A Toronto yoga teacher has put herself at the forefront of the fight against mental illness, partnering up with CAMH and organizing free seminars and yoga classes for people who find it hard to cope.

Linda Malone, owner of Iam Yoga studio in downtown Toronto, started the Blu Matter Project after her younger brother Michael committed suicide.

Michael Malone was bipolar and he became overwhelmed by the illness in August 2012. His family didn’t know his condition until after he died but they sensed that whatever he was suffering from was debilitating.

After his death, Linda Malone took a two-month break from teaching at the studio. When she came back to work, everyone offered kind words and asked how she was holding up. Though the easiest thing would have been to tell them she’s fine, those words didn’t ring true to her and so she told the truth.

“I’d say, ‘Today is not a good day.’ It was short but honest,” she said. And when she openly talked about suffering from Post Traumatic Stress Disorder, that’s when she noticed a change. People were soon opening up to her about their own struggles, confessing to feelings they were afraid to speak up about before.

“If I’m saying out loud that I’m not ok, then maybe it means something to others,” she said. “I realized, wow, we really need to have this conversation.”

Blu Matter Project was born out of the desire to give people who live with depression a space where they could perhaps find peace, either through informative seminars with top mental health advocates or through the practice of yoga.

It helps people break their usual train of dark thoughts with new patterns of positive thinking and new coping skills for when they feel out of control.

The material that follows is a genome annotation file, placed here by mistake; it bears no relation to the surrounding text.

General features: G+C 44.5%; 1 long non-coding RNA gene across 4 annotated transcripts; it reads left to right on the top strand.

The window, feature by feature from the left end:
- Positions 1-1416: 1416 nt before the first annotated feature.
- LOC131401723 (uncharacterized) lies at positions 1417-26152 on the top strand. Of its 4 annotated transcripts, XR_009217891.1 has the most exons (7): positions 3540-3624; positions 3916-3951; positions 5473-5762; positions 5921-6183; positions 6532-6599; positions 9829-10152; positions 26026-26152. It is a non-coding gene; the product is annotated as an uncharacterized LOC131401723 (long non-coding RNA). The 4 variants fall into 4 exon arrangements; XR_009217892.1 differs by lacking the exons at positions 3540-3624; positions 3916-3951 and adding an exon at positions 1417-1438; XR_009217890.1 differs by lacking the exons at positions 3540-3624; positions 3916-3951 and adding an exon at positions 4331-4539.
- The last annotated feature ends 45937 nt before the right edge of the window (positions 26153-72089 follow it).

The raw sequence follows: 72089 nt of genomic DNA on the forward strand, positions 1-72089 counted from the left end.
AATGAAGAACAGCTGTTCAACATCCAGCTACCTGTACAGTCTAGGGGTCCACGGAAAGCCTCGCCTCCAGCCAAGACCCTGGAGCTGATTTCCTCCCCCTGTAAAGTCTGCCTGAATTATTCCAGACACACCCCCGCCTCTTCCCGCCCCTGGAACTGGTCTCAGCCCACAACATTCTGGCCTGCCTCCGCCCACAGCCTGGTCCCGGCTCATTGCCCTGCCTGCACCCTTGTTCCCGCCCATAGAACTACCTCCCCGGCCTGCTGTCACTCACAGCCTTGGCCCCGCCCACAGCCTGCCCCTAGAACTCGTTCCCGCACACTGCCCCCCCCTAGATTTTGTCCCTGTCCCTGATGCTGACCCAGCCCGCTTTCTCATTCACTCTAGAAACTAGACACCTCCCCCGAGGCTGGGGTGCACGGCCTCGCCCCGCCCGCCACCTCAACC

For example, Malone points to a person’s physical reaction to anxiety – quickened breath and racing thoughts. Fighting our body’s natural fight or flight response and managing those symptoms is key to taking control of the situation, she said.

“When you’re stressed, your biological reaction doesn’t differentiate between coming face-to-face with a bear or just regular stress,” Malone explained.

Consciously slowing your breath and purposely changing your thoughts can help, she said.

“I’m not suggesting you can think your way out of schizophrenia,” Malone said. “I’m talking about a break in the routine. The more we do something, the more we develop the adaptive ability to become more effective. There are countless studies that show that when the brain is surrounded by new experiences, it improves overall cognition.”

The teachers who lead the classes are also mindful to the challenges people in the class face. Child’s pose, a position where a person rests on their knees, crouched forward with their head tucked in, is considered a resting stance, but to some, it’s considered a position that makes them feel more vulnerable than they’d like. The classes are tailored to make sure that everyone in the session has an option that makes them feel safe.

Blu Matter has grown with success in the last two years and continues to expand its reach. Malone is adding more seminars to the list of upcoming events and is hosting more events that will bring people together socially.

“Community, mindfulness and education are at the core of Blu Matter’s values,” she said.

Her work in mental health is her tribute to her brother Michael as well as his legacy.

“His memory is not wasted,” she said. “There are beautiful lessons learned, things that make you realize what’s important.”

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